Anyhow, except a bag I stuffed with a few clothes and the barest of essentials, I didn’t carry anything with myself. I didn’t know where I was headed, or what I was going to do for the rest of my days. But I took the bus – sneaking out not just of the but also the neighbourhood was tricky – came into the hills, and stepped into the wild wilderness.

I think that I should reemphasise that I actually had no plan. But I trekked for the first four days – slept wherever I could, ate stuff you don’t even want to know about, took care of my business in the open – before I discovered a little shack. So, the last couple of weeks, I’ve been here. Don’t ask me how what I’m eating; neither would I be able to answer nor would you really like what I’ll say. Let’s just say I’m getting through.

And I do not regret it.

I spend much of my time wondering. I thought living such a life – out in the open, at the mercy of nature – would broaden my perspective to the things that till now were outside the periphery of my limited understanding. That I would be able to let go of… well, the things that shackled me to my previous life. And what’s what we all have dreamed about at one point or the other, haven’t we? Forget the past, even if the past wasn’t forgettable, and start afresh?

But I was wrong. That’s another thing I realised being here. I do believe I’ve been an arrogant kid. Would have never admitted to it of course, but I think I always knew. I was wrong that I could just abandon what I left behind.

Don’t get me wrong. I know my parents must be hurting. But would it have been fair to suffer the pain myself – you can’t even believe the kind of colours I vomit each day – and see them hurt; which would have, and I understand I say this at the cost of sounding incredibly selfish, hurt me even more? Since they told me about the diagnosis, they’ve done everything they can. What they haven’t, and let this not be a complaint please, is sit with me and talked to me. Told me it was going to be all right, that often life has a way of surprising you (and many times not how you would have liked).

Sometimes these lies, even though you know these are lies, help.

 So, yeah… I am where I am.

I’ll admit, though. For one miniscule moment yesterday, as I was lying down for a nap following a difficult and massive coughing fit, I was struck by a sensation; a sensation that was longing in disguise. Longing to be back home, in the comfort of my home, sitting with my parents having a nice warm meal. Watching a movie, as was our ritual for every Friday. Such was that hankering that it sent a welcoming current of warmth through me. I think I even cried.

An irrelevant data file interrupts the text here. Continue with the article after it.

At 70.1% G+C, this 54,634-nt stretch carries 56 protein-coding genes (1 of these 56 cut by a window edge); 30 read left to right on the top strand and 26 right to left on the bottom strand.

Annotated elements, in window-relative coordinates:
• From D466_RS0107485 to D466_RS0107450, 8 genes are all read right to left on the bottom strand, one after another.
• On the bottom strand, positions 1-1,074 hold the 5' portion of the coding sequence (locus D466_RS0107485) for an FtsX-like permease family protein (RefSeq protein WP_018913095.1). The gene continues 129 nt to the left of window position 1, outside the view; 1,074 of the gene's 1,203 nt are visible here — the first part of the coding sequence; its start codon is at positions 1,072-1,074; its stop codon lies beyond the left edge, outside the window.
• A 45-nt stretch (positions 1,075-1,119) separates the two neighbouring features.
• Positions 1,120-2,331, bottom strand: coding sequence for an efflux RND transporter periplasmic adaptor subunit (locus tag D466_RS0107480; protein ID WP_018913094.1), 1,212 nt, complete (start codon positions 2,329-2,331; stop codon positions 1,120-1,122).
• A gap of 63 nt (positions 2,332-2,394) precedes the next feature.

I woke up feeling groggy, a metallic taste in my mouth, and remnants of that longing still lingering in the corner of my mind. I got up and went outside for a stroll. My mind was empty; a deeply satisfying yet strange feeling.

Strange because I can’t recall the last time I experienced not having any thoughts in my head. In the monotony of everyday life, there was always… something. You know? Homework, the weekly exams, whether I was up to date with my Netflix… even anxiety that United would lose the title. These and so many other things that lived rent free in my head.

But now, walking down the slightly mushy ground under my feet – it had rained the previous day – through the jungle, listening to the twittering of the birds as they flew back home after a long hard day, an orange streak of light in the western sky, a cool wind wafting about, I felt… liberated. A weight – needless, pointless – of the kind I didn’t realise I had been lugging around with myself had as if slipped off. I felt ten feet taller.

Around the corner, right next to a large tree – peepal, I think – was a little curved platform. A deeya was burning on this platform, its flame flickering wildly yet persistent. I looked around, wondering, but definitely not hopeful, if anyone was around. But I saw no one; nothing except the vast wilderness – trees, creepers, dried leaves that had fell here and there, muddy, mushy ground, and a squirrel darting from one corner to another. Except the wind, the place was still.

I sat next to the deeya, breathed in a lungful of clean air. Feeling calmer than I already was, I sat back, leaning against the trunk of the tree; and closed my eyes, feeling the envelope of peace, of a deep contentment settle on my skin, like raindrops.

This… this is why I had come here.